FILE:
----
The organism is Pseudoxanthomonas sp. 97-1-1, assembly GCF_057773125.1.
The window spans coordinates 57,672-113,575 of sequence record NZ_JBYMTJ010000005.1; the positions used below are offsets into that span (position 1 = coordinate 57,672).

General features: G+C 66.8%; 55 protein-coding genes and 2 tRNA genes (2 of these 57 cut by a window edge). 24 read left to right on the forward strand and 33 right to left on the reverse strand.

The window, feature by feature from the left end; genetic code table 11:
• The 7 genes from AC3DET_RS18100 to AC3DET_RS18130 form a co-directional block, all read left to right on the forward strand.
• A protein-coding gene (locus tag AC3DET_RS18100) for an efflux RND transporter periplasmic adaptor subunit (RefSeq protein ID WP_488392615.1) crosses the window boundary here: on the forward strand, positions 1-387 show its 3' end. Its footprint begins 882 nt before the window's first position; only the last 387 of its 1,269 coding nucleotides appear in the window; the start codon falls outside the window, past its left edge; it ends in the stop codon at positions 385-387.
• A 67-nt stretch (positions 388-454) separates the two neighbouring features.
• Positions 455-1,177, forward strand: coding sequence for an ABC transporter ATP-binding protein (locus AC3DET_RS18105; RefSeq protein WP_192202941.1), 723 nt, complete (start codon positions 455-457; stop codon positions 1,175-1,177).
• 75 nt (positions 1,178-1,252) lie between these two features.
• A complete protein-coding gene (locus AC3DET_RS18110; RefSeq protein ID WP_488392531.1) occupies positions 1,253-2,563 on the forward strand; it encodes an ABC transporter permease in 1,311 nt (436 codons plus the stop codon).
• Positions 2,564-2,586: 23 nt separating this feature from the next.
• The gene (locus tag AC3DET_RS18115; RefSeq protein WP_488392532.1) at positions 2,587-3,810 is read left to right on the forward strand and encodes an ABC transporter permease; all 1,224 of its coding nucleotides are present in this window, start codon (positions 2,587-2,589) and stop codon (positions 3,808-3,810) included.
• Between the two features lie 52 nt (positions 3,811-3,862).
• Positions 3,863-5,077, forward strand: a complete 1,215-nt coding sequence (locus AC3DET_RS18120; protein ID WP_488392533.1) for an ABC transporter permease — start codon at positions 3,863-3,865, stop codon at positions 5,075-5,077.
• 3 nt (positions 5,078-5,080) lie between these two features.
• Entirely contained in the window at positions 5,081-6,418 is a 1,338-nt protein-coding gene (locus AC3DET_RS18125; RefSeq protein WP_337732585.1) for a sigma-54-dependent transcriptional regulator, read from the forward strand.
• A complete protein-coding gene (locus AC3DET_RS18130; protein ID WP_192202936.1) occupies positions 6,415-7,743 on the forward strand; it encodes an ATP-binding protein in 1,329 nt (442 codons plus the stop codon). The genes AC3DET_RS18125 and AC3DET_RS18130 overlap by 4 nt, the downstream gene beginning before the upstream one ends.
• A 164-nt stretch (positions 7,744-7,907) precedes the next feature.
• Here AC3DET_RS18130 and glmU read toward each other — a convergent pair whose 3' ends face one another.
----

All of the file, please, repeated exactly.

The organism is Pseudoxanthomonas sp. 97-1-1, assembly GCF_057773125.1.
The window spans coordinates 57,672-113,575 of sequence record NZ_JBYMTJ010000005.1; the positions used below are offsets into that span (position 1 = coordinate 57,672).

General features: G+C 66.8%; 55 protein-coding genes and 2 tRNA genes (2 of these 57 cut by a window edge). 24 read left to right on the forward strand and 33 right to left on the reverse strand.

The window, feature by feature from the left end; genetic code table 11:
• The 7 genes from AC3DET_RS18100 to AC3DET_RS18130 form a co-directional block, all read left to right on the forward strand.
• A protein-coding gene (locus tag AC3DET_RS18100) for an efflux RND transporter periplasmic adaptor subunit (RefSeq protein ID WP_488392615.1) crosses the window boundary here: on the forward strand, positions 1-387 show its 3' end. Its footprint begins 882 nt before the window's first position; only the last 387 of its 1,269 coding nucleotides appear in the window; the start codon falls outside the window, past its left edge; it ends in the stop codon at positions 385-387.
• A 67-nt stretch (positions 388-454) separates the two neighbouring features.
• Positions 455-1,177, forward strand: coding sequence for an ABC transporter ATP-binding protein (locus AC3DET_RS18105; RefSeq protein WP_192202941.1), 723 nt, complete (start codon positions 455-457; stop codon positions 1,175-1,177).
• 75 nt (positions 1,178-1,252) lie between these two features.
• A complete protein-coding gene (locus AC3DET_RS18110; RefSeq protein ID WP_488392531.1) occupies positions 1,253-2,563 on the forward strand; it encodes an ABC transporter permease in 1,311 nt (436 codons plus the stop codon).
• Positions 2,564-2,586: 23 nt separating this feature from the next.
• The gene (locus tag AC3DET_RS18115; RefSeq protein WP_488392532.1) at positions 2,587-3,810 is read left to right on the forward strand and encodes an ABC transporter permease; all 1,224 of its coding nucleotides are present in this window, start codon (positions 2,587-2,589) and stop codon (positions 3,808-3,810) included.
• Between the two features lie 52 nt (positions 3,811-3,862).
• Positions 3,863-5,077, forward strand: a complete 1,215-nt coding sequence (locus AC3DET_RS18120; protein ID WP_488392533.1) for an ABC transporter permease — start codon at positions 3,863-3,865, stop codon at positions 5,075-5,077.
• 3 nt (positions 5,078-5,080) lie between these two features.
• Entirely contained in the window at positions 5,081-6,418 is a 1,338-nt protein-coding gene (locus AC3DET_RS18125; RefSeq protein WP_337732585.1) for a sigma-54-dependent transcriptional regulator, read from the forward strand.
• A complete protein-coding gene (locus AC3DET_RS18130; protein ID WP_192202936.1) occupies positions 6,415-7,743 on the forward strand; it encodes an ATP-binding protein in 1,329 nt (442 codons plus the stop codon). The genes AC3DET_RS18125 and AC3DET_RS18130 overlap by 4 nt, the downstream gene beginning before the upstream one ends.
• A 164-nt stretch (positions 7,744-7,907) precedes the next feature.
• Here AC3DET_RS18130 and glmU read toward each other — a convergent pair whose 3' ends face one another.